GM finds Valukas probe 'deeply troubling,' promises compensation
Investigation allegedly finds no evidence of cover-up.
General Motors has completed its internal investigation into the ignition-switch fiasco. The findings have been broadly outlined alongside a promise to implement a compensation program for victims.
Headed by former US Attorney Anton Valukas and commissioned by the automaker, the probe allegedly found that the "Cobalt saga" was "riddled with failures which led to tragic results for many," according to a statement issued by CEO Mary Barra.
The company suggests 15 employees were determined to have "acted inappropriately" and were ousted, while disciplinary actions were taken against five others.
"The Board engaged Anton Valukas to investigate and determine what went wrong while already working with GM's leadership to make necessary changes," said GM Chairman Tim Solso. "The Board, like management, is committed to changing the company's culture and processes to ensure that the problems described in the Valukas report never happen again."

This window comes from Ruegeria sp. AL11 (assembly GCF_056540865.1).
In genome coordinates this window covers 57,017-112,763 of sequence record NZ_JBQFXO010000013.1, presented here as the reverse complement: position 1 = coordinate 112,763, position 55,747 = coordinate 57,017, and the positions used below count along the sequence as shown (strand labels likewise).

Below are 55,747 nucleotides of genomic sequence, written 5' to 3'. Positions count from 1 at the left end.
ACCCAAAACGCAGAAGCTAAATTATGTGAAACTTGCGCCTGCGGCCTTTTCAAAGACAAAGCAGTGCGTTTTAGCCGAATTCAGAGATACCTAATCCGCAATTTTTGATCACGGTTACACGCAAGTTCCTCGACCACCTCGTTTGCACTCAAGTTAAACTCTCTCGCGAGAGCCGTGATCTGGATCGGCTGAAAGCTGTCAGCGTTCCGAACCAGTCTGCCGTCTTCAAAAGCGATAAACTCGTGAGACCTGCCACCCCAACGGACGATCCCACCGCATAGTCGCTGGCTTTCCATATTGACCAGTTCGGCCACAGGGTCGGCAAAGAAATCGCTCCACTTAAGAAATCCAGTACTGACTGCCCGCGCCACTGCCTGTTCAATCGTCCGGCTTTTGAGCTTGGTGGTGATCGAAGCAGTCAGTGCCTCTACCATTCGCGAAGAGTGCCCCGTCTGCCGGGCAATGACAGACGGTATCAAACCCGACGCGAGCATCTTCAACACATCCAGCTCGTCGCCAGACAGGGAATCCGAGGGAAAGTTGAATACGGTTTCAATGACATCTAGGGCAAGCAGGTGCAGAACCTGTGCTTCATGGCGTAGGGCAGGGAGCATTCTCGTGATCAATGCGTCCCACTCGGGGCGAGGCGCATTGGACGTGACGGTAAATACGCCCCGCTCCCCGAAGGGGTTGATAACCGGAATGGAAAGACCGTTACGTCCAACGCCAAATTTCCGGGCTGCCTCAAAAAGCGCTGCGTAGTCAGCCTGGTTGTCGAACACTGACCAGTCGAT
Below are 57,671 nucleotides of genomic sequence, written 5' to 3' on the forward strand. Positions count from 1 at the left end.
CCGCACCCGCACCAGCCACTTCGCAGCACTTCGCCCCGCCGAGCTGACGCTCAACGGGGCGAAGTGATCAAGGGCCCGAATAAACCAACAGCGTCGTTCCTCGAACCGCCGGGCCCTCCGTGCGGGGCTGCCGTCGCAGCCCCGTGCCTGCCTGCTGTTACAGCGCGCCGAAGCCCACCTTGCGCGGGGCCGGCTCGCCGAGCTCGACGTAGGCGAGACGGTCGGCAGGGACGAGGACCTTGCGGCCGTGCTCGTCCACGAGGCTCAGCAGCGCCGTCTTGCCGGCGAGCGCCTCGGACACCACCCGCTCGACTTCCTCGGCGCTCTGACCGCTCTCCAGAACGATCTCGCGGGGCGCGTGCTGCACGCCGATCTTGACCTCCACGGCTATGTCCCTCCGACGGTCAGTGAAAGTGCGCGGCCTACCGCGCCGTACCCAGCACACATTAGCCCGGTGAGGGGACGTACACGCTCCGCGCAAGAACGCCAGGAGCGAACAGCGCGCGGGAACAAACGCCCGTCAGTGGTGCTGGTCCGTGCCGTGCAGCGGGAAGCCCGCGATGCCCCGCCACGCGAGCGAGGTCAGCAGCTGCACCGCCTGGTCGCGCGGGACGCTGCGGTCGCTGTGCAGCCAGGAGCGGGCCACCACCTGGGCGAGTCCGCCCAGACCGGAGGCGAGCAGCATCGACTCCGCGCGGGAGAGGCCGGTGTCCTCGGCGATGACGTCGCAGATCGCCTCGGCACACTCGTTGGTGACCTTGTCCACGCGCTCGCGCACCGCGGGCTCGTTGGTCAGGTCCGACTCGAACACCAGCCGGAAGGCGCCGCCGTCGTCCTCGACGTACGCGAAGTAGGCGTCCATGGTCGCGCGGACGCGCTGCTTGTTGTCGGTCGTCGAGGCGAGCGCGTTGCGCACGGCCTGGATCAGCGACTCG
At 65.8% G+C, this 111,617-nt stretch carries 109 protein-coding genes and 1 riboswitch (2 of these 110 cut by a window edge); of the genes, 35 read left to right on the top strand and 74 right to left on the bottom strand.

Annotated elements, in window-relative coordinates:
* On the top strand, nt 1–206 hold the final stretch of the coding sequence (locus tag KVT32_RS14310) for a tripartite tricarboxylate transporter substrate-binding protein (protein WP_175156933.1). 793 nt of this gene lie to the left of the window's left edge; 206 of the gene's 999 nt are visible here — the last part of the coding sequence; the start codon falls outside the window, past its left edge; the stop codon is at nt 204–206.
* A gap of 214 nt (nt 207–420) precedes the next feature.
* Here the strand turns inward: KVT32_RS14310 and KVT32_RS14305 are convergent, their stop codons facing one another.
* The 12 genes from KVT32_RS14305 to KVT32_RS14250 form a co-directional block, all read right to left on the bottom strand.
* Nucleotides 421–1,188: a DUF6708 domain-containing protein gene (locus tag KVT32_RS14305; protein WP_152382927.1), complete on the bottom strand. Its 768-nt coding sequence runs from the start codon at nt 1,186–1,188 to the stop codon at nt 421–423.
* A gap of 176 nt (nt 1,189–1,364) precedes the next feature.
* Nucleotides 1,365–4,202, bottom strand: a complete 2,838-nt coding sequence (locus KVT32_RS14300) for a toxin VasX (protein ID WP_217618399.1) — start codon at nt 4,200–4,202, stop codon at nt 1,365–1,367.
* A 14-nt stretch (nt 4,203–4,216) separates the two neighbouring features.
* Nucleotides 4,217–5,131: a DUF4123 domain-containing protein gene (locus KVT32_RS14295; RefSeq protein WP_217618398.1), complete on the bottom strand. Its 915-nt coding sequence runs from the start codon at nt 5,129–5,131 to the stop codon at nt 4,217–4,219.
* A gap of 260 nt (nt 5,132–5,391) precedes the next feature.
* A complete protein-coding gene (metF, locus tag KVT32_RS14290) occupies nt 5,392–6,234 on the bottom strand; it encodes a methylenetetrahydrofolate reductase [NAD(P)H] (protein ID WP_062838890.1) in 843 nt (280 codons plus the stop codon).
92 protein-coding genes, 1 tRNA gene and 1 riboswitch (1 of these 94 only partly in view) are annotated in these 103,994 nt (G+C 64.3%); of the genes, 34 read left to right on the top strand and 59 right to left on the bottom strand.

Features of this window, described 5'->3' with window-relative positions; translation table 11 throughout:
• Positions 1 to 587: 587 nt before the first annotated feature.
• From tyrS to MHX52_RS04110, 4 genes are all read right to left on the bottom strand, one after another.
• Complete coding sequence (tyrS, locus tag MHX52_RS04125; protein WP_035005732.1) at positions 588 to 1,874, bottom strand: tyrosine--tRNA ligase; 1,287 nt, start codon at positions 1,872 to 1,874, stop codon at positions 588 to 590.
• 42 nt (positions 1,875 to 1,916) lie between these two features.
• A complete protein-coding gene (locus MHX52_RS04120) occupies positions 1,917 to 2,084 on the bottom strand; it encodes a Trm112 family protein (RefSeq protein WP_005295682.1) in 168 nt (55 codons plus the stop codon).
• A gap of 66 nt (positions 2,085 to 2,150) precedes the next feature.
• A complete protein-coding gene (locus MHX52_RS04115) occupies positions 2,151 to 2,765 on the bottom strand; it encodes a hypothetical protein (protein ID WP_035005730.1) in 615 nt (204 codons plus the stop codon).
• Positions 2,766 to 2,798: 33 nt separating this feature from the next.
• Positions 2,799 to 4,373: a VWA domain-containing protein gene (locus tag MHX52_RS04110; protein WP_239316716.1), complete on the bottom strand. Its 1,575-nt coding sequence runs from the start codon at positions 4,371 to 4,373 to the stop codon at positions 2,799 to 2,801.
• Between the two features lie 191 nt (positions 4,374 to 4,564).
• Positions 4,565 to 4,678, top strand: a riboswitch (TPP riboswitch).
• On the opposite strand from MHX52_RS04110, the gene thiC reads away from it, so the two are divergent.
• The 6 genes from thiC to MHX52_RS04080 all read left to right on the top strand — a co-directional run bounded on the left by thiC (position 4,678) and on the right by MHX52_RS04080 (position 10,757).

The Valukas report is said to confirm that Mary Barra, Mike Millikin and Mark Reuss did not learn about the switch issue until after the recall decision was made on January 31, 2014.
"If we think that cleaning up this problem and making a few process changes will be enough, we are badly mistaken," Barra told employees.
GM has promised to release the report, however the initial announcement lacks any specific details surrounding the findings.
The company also formally announced a compensation program for victims and families that have been affected by accidents that have been associated with ignition-switch failure. The fund will be administered by Kenneth Feinberg, an attorney that specializes in managing compensation campaigns.
GM expects to begin accepting claims on August 1, pending Feinberg's finalized guidelines for administering the program.